Publishing a site such as the Outlaw brings with it a certain responsibility, not only to it’s readers and those who comment here, but also to the people who wish to remain anonymous and have contacted the site looking for answers to any number of questions.
Of course, it would be physically impossible for anyone to be able to answer questions in a manner that would satisfy everybody, but whenever I can, I always endeavor to steer people towards more knowledgeable folk, or credible agencies who are able to help with queries that I cannot adequately deal with.
Sometimes though, when the same question is being asked by a number of people, I will usually try to formulate a response, by way of a published article on the Outlaw, such as the one you are about to read.
One of the questions I have been asked the most lately, and not only on this site but by way of private messages on social media, and which appears to be troubling a lot of people at the present time is:
“Why are there so many people who are spreading lies and deliberate disinformation online, what is their reason for doing so?”
Now, I am not going to claim that I am able to offer a definitive answer by any means, but as it’s a question that has been asked by so many people, it’s not something that I can comfortably ignore.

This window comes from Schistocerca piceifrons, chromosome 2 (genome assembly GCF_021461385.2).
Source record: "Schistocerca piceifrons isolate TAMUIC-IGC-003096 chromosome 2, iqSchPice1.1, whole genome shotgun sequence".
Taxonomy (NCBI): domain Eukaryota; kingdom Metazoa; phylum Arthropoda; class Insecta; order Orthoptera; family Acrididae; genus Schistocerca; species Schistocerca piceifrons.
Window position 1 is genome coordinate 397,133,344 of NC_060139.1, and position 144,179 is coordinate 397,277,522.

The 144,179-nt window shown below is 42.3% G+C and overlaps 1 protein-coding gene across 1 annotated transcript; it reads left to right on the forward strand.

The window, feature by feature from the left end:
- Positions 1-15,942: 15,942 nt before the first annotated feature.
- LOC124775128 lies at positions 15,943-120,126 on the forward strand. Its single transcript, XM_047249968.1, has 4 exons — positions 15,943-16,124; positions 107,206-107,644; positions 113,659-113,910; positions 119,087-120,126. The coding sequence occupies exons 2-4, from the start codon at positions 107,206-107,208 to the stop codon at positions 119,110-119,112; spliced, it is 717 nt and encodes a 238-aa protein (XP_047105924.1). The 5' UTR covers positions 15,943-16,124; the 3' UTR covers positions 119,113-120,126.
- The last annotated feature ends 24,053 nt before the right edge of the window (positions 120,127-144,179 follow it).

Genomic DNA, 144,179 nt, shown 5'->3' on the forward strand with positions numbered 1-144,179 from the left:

It would have helped, of course to have been furnished with some background as to why this question would be asked, or in what context the query has arisen …. but in the absence of said background, I shall assume that’s it’s more of a generalized question and is not related to any specific event or named person.
There can be any number of reasons why anyone would purposely spread disinformation or falsehoods online, and I will use as only one example of many, many more, the recent re-emergence of people who are desperately trying to push the belief that ‘Satanic Ritual Abuse’ is a cast iron reality, despite the clear lack of evidence that would be needed to support such a theory.
For the record, I have not met with, or have had contact with a single genuine survivor of abuse who supports the idea that SRA exists, ever, and many survivors are in fact, very angry that this issue is being pushed in such an aggressive way online, that it has effectively drowned out the voices of genuine survivors.
The mass media hasn’t helped with this at all, as it has simply tarred all survivors with the same brush, perhaps as a means to discredit the genuine accounts from gaining any real traction?